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Cancer Lett. 2008 Aug 18;267(1):18-25. doi: 10.1016/j.canlet.2008.03.002. Epub 2008 Apr 11.

Overexpression of human OGG1 in mammalian cells decreases ultraviolet A induced mutagenesis.

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1
Department of Radiation Biology, The Norwegian Radium Hospital, 0310 Oslo, Norway. jostein.dahle@rr-research.no

Abstract

7,8-dihydro-8-oxo-guanine (8-oxoG) is a mutagenic DNA lesion that is induced by ultraviolet A (UVA) radiation. 8-oxoG results in increased frequency of GC-->TA transversion mutations. UVA-induced mutant frequency was measured in the guanine phosphoribosyl transferase (gpt) gene of Chinese hamster ovary cells (AS52) that were stably transfected to overexpress the hOGG1 protein, the human DNA repair glycosylase for 8-oxoG. This mutant frequency was compared with ultraviolet A-induced mutant frequency in AS52 cells stably transfected with the same vector without the hOGG1 gene. The mutant frequency was significantly decreased in the hOGG1 overexpressing cells irradiated with 300 and 400 kJ/m2 ultraviolet A radiation, corresponding to 25% and 10% cell survival, respectively. The hOGG1 overexpressing cells repaired oxidative DNA lesions three times faster than the vector only cells as measured by a semi-automated alkaline elution assay using FPG enzyme, the bacterial OGG1 analogue, to cut DNA at oxidative base modifications. Thus, the lower mutation frequency in UVA-induced mutations of the hOGG1 overexpressing cells may be related to the increased repair of 8-oxoG. No GC-->TA mutations were detected in the UVA-irradiated hOGG1 overexpressing cells. The results suggest a link between the 8-oxoG lesion and UVA-induced mutagenesis. We propose that hOGG1 has a role in maintaining genomic stability in mammalian cells after oxidative stress.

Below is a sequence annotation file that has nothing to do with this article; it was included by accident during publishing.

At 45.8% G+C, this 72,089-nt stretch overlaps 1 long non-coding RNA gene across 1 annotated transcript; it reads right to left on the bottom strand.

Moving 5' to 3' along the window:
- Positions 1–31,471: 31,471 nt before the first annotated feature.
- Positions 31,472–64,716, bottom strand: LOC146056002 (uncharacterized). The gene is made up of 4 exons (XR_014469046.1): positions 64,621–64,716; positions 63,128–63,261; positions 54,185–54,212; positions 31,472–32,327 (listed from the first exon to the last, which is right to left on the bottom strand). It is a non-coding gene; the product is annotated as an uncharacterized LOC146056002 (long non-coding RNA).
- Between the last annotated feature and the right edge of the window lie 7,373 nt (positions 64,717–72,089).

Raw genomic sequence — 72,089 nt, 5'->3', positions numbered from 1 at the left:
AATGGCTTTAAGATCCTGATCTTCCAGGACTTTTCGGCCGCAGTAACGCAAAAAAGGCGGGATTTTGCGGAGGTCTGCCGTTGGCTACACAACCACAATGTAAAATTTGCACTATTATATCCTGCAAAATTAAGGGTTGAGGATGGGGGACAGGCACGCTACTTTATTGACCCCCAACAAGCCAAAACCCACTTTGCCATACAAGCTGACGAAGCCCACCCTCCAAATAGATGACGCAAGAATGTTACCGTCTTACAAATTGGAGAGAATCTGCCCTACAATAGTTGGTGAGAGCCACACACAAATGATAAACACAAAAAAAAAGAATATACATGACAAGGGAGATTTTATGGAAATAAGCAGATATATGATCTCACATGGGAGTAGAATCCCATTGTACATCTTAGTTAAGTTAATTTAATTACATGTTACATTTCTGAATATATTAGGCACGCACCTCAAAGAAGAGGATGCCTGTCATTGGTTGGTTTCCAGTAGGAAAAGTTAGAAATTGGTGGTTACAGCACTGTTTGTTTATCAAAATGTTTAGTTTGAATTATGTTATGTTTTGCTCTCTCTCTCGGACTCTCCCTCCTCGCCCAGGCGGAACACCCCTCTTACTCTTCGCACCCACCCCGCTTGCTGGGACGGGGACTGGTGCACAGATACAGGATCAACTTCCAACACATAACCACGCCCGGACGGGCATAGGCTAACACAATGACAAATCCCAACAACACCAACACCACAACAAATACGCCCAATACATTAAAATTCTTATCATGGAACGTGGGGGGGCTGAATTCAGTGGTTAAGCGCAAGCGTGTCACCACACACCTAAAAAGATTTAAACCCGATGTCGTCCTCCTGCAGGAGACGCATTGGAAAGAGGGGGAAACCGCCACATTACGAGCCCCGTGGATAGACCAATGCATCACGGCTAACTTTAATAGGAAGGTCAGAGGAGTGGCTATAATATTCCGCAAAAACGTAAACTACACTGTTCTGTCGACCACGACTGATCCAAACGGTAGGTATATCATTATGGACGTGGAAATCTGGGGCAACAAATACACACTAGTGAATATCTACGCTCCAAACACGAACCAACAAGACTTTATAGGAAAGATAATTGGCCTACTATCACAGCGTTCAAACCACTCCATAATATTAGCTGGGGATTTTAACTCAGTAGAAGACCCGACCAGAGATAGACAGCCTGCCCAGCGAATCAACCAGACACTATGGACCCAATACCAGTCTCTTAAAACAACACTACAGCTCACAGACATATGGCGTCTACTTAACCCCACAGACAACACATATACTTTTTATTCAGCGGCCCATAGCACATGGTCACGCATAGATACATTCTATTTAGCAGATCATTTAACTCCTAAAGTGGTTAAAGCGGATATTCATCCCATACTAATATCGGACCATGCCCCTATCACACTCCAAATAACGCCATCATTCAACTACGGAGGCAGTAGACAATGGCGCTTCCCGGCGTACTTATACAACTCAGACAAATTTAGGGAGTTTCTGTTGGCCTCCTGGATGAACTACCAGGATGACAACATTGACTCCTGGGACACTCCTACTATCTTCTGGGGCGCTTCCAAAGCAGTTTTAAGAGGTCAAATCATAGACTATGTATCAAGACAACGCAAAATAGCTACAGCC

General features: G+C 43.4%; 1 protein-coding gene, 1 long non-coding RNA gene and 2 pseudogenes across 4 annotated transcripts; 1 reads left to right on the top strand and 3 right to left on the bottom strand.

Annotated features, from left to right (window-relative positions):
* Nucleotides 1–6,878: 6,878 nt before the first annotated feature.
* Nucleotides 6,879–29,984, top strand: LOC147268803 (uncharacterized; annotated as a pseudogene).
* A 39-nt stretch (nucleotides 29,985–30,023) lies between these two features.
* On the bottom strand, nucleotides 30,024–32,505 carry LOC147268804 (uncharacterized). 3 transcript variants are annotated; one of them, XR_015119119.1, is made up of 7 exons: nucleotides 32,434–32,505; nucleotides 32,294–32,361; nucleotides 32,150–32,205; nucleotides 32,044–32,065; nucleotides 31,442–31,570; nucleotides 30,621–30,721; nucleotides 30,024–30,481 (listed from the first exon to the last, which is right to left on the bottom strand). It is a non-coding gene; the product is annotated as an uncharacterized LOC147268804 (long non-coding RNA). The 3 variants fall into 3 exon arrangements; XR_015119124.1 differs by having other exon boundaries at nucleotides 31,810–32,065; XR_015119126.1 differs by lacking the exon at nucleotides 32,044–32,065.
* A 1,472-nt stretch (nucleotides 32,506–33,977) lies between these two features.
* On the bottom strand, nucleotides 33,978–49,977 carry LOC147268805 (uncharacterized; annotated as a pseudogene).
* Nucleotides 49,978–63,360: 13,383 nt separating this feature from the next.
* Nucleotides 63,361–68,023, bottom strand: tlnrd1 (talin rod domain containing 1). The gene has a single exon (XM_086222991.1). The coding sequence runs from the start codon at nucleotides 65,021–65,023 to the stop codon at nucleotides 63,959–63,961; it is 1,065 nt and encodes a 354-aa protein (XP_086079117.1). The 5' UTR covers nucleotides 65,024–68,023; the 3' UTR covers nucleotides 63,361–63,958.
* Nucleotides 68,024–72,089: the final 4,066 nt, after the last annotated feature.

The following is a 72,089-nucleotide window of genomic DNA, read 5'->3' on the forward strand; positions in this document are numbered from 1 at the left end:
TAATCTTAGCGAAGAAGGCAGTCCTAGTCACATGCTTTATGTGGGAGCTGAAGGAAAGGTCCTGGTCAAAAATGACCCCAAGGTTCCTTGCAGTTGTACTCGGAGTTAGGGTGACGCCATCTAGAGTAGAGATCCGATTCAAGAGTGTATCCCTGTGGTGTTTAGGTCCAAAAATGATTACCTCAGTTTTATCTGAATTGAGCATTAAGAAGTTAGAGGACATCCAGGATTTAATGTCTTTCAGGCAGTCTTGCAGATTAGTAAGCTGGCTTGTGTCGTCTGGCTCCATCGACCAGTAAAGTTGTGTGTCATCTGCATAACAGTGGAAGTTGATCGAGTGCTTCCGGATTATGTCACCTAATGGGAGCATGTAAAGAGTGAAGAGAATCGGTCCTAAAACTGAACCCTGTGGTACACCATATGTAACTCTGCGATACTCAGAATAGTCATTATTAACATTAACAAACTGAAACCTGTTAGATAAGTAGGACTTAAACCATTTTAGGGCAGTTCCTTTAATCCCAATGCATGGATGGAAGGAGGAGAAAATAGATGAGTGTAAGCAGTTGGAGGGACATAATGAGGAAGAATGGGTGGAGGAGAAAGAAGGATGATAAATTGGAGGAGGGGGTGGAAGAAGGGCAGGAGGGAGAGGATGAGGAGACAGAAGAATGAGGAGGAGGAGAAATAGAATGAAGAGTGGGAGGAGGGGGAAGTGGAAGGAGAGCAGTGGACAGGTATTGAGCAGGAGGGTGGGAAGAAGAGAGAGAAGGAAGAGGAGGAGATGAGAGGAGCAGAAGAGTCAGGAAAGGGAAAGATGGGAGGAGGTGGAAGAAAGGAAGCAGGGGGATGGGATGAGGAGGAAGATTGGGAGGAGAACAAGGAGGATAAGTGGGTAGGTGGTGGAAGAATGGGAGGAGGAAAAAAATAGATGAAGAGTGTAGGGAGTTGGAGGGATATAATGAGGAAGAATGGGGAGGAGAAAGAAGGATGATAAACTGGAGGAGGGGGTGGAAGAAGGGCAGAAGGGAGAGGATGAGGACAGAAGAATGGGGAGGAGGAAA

PMID:
18406515
DOI:
10.1016/j.canlet.2008.03.002
[Indexed for MEDLINE]
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